Sparser Larsen

As a big chunk of the Larsen C ice shelf looks set to break away, we take a look at the remnants of its neighbours.

NASA Earth Observatory image by Jesse Allen, using Landsat data from the U.S. Geological Survey

The Larsen Ice Shelf is situated along the northeastern coast of the Antarctic Peninsula, one of the fastest-warming places on the planet. In the past three decades, two large sections of the ice shelf (Larsen A and B) have collapsed. A third section (Larsen C) seems like it may be on a similar trajectory, with a new iceberg poised to break away soon.

The mosaic above, centred on the northern part of Larsen Ice Shelf, is comprised of four natural-colour satellite images captured by the Operational Land Imager (OLI) on Landsat 8 on 6 and 8 January, 2016. It shows the remnant of Larsen B, along with the Larsen A and smaller embayments to the north covered by a much thinner layer of sea ice. The remaining shelf appears white with some deep rifts within it.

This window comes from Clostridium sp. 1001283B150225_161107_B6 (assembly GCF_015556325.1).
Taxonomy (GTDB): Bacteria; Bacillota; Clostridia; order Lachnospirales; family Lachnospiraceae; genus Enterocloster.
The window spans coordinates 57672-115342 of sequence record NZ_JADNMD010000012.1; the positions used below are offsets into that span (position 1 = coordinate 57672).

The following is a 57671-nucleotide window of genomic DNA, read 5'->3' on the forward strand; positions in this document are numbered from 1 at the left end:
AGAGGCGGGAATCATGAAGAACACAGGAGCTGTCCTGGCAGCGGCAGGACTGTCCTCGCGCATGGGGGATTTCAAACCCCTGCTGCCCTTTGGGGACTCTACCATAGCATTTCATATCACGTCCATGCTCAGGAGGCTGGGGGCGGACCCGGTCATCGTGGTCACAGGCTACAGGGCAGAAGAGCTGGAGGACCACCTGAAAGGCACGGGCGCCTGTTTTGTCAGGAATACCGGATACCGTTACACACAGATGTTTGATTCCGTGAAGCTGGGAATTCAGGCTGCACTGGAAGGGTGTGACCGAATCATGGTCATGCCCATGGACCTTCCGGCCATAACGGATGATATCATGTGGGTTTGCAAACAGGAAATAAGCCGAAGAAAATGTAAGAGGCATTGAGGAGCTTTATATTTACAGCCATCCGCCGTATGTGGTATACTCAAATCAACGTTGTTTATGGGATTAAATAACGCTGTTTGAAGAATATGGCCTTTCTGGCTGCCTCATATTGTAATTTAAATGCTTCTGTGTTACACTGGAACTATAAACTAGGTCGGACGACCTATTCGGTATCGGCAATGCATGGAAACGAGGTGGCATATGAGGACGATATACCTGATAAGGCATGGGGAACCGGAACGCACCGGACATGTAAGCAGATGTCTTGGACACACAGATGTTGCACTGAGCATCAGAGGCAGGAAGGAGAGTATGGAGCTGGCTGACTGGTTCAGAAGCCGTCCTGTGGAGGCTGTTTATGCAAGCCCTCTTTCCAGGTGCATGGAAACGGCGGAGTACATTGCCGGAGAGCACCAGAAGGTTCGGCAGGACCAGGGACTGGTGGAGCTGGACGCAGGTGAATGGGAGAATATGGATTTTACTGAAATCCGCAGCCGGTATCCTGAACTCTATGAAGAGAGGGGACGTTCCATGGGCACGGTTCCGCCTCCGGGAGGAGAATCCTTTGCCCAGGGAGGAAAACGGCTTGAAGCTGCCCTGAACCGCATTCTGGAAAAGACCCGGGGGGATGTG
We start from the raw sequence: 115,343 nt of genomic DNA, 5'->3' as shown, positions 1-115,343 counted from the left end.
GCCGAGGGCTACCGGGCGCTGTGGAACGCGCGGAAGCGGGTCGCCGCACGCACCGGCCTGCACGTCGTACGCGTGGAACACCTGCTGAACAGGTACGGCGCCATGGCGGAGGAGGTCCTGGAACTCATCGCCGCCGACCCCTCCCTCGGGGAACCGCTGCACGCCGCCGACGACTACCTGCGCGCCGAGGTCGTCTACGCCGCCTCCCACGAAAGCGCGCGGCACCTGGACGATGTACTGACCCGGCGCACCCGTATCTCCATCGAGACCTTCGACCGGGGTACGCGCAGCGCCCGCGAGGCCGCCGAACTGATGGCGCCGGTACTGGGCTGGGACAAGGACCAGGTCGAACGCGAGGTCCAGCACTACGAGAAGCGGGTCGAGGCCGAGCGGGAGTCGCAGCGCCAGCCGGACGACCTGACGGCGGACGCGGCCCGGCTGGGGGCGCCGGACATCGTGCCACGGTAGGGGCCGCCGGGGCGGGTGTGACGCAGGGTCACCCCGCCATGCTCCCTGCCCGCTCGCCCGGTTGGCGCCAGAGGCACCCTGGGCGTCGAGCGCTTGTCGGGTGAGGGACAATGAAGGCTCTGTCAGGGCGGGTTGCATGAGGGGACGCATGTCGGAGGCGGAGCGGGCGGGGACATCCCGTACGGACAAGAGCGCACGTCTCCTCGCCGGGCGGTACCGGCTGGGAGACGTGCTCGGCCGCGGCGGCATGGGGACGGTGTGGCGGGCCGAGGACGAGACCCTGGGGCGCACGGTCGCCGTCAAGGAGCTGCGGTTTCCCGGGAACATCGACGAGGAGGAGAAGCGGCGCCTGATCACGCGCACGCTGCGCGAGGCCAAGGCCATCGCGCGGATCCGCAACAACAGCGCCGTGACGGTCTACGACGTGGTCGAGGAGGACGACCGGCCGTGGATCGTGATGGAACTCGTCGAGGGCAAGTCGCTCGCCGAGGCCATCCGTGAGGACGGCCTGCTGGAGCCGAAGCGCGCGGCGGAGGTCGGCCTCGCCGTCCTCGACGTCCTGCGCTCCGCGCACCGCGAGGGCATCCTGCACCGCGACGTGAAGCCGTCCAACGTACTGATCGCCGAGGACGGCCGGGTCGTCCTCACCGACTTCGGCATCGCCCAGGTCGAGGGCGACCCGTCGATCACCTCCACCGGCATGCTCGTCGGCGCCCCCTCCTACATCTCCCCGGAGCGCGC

Areas with sea ice anchored to the coastline or ice shelf – fast ice – are light blue where covered with melt water and white where covered by wind-blown snow. The ocean is dark, nearly black, where it is not covered by sea ice. The white areas near where glaciers meet the sea have multitudes of small icebergs called bergy bits that broke off from land ice.

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